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  /  Mult-Mineral Magnesium

Magnesium, an abundant mineral in the body, is naturally present in many foods, added to other food products, available as a dietary supplement, and present in some medicines (such as antacids and laxatives). Magnesium is a cofactor in more than 300 enzyme systems that regulate diverse biochemical reactions in the body, including protein synthesis, muscle and nerve function, blood glucose control, and blood pressure regulation [1-3]. Magnesium is required for energy production, oxidative phosphorylation, and glycolysis. It contributes to the structural development of bone and is required for the synthesis of DNA, RNA, and the antioxidant glutathione. Magnesium also plays a role in the active transport of calcium and potassium ions across cell membranes, a process that is important to nerve impulse conduction, muscle contraction, and normal heart rhythm [3].

An adult body contains approximately 25 g magnesium, with 50% to 60% present in the bones and most of the rest in soft tissues [4]. Less than 1% of total magnesium is in blood serum, and these levels are kept under tight control. Normal serum magnesium concentrations range between 0.75 and 0.95 millimoles (mmol)/L [1,5]. Hypomagnesemia is defined as a serum magnesium level less than 0.75 mmol/L [6]. Magnesium homeostasis is largely controlled by the kidney, which typically excretes about 120 mg magnesium into the urine each day [2]. Urinary excretion is reduced when magnesium status is low [1].

Assessing magnesium status is difficult because most magnesium is inside cells or in bone [3]. The most commonly used and readily available method for assessing magnesium status is measurement of serum magnesium concentration, even though serum levels have little correlation with total body magnesium levels or concentrations in specific tissues [6]. Other methods for assessing magnesium status include measuring magnesium concentrations in erythrocytes, saliva, and urine; measuring ionized magnesium concentrations in blood, plasma, or serum; and conducting a magnesium-loading (or “tolerance”) test. No single method is considered satisfactory [7]. Some experts [4] but not others [3] consider the tolerance test (in which urinary magnesium is measured after parenteral infusion of a dose of magnesium) to be the best method to assess magnesium status in adults. To comprehensively evaluate magnesium status, both laboratory tests and a clinical assessment might be required [6].

Sources of Magnesium

Food

Magnesium is widely distributed in plant and animal foods and in beverages. Green leafy vegetables, such as spinach, legumes, nuts, seeds, and whole grains, are good sources [1,3]. In general, foods containing dietary fiber provide magnesium. Magnesium is also added to some breakfast cereals and other fortified foods. Some types of food processing, such as refining grains in ways that remove the nutrient-rich germ and bran, lower magnesium content substantially [1]. Selected food sources of magnesium are listed in Table 2.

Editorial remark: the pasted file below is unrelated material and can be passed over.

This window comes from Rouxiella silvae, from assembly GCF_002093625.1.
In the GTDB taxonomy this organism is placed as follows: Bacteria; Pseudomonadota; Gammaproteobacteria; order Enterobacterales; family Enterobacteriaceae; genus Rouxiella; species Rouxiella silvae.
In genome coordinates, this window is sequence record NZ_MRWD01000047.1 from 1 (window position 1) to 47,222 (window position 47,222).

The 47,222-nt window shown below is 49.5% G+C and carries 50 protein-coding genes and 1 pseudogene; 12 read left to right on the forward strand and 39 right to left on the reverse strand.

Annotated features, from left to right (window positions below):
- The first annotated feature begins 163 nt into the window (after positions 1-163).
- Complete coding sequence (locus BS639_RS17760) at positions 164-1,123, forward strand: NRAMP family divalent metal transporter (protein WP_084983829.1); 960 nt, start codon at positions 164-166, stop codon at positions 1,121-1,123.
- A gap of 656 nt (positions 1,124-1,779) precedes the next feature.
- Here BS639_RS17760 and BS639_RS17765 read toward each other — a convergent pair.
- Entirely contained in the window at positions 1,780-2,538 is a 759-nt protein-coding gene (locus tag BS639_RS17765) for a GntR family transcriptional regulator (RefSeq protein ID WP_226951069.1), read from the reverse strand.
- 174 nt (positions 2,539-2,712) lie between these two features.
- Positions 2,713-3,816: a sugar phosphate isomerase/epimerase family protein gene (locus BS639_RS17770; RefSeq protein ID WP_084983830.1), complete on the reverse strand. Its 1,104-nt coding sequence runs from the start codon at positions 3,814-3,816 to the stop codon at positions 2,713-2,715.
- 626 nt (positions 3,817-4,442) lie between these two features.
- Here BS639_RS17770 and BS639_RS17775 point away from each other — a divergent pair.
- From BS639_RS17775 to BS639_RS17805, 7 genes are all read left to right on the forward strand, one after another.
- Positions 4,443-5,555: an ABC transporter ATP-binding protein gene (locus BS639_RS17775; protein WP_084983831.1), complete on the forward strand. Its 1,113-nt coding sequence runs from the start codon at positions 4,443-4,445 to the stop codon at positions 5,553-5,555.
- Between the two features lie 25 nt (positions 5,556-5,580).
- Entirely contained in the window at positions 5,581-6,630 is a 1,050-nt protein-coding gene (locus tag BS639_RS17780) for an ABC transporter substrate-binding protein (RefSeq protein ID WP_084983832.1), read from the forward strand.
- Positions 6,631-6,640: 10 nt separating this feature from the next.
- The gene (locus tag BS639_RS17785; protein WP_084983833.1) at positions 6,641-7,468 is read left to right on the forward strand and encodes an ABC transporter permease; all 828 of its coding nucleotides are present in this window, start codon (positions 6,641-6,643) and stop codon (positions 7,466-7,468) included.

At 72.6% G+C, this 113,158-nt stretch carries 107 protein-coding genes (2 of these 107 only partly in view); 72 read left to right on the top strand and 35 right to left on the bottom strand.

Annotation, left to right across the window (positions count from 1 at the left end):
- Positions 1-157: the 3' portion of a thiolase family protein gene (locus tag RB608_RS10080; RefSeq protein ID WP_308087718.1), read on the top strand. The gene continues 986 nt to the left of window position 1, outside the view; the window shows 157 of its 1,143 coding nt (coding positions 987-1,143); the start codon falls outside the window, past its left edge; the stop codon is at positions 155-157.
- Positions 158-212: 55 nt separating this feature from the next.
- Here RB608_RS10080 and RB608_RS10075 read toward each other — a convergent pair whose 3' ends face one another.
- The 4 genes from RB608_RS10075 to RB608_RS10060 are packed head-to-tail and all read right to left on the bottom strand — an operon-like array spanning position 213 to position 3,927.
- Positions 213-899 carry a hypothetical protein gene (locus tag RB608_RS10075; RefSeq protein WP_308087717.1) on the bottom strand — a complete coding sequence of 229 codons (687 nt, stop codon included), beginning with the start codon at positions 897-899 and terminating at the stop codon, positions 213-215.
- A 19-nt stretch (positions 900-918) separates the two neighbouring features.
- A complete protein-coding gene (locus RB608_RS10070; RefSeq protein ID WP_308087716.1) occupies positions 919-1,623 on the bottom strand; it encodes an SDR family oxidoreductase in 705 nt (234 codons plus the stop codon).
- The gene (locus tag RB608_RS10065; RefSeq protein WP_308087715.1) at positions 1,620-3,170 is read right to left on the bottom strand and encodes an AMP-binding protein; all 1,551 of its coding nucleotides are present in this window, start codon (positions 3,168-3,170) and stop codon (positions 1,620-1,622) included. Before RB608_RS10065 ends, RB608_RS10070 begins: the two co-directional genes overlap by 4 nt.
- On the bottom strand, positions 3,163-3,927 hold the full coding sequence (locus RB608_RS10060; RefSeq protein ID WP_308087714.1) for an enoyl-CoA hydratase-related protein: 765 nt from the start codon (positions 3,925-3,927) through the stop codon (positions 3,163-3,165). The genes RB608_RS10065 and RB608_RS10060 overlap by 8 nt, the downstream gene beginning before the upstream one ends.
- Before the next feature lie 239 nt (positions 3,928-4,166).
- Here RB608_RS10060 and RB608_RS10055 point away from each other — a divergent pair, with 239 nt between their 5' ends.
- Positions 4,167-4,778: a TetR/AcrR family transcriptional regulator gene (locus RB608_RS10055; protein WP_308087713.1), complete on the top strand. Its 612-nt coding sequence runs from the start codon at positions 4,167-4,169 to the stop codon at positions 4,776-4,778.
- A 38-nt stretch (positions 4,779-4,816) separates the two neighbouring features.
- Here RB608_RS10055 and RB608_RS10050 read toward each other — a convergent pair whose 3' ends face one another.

Tap, mineral, and bottled waters can also be sources of magnesium, but the amount of magnesium in water varies by source and brand (ranging from 1 mg/L to more than 120 mg/L) [8].

Approximately 30% to 40% of the dietary magnesium consumed is typically absorbed by the body [2,9].

Table 2: Selected Food Sources of Magnesium [10]
FoodMilligrams
(mg) per
serving
Percent
DV*
Almonds, dry roasted, 1 ounce8020
Spinach, boiled, ½ cup7820
Cashews, dry roasted, 1 ounce7419
Peanuts, oil roasted, ¼ cup6316
Cereal, shredded wheat, 2 large biscuits6115
Soymilk, plain or vanilla, 1 cup6115
Black beans, cooked, ½ cup6015
Edamame, shelled, cooked, ½ cup5013
Peanut butter, smooth, 2 tablespoons4912
Bread, whole wheat, 2 slices4612
Avocado, cubed, 1 cup4411
Potato, baked with skin, 3.5 ounces4311
Rice, brown, cooked, ½ cup4211
Yogurt, plain, low fat, 8 ounces4211
Breakfast cereals, fortified with 10% of the DV for magnesium4010
Oatmeal, instant, 1 packet369
Kidney beans, canned, ½ cup359
Banana, 1 medium328
Salmon, Atlantic, farmed, cooked, 3 ounces267
Milk, 1 cup24–276–7
Halibut, cooked, 3 ounces246
Raisins, ½ cup236
Chicken breast, roasted, 3 ounces226
Beef, ground, 90% lean, pan broiled, 3 ounces205
Broccoli, chopped and cooked, ½ cup123
Rice, white, cooked, ½ cup103
Apple, 1 medium92
Carrot, raw, 1 medium72

*DV = Daily Value. DVs were developed by the U.S. Food and Drug Administration (FDA) to help consumers compare the nutrient contents of products within the context of a total diet. The DV for magnesium is 400 mg for adults and children aged 4 and older. However, the FDA does not require food labels to list magnesium content unless a food has been fortified with this nutrient. Foods providing 20% or more of the DV are considered to be high sources of a nutrient.

The U.S. Department of Agriculture’s (USDA’s) Nutrient Database Web site [10] lists the nutrient content of many foods and provides comprehensive list of foods containing magnesium arranged by nutrient content and by food name.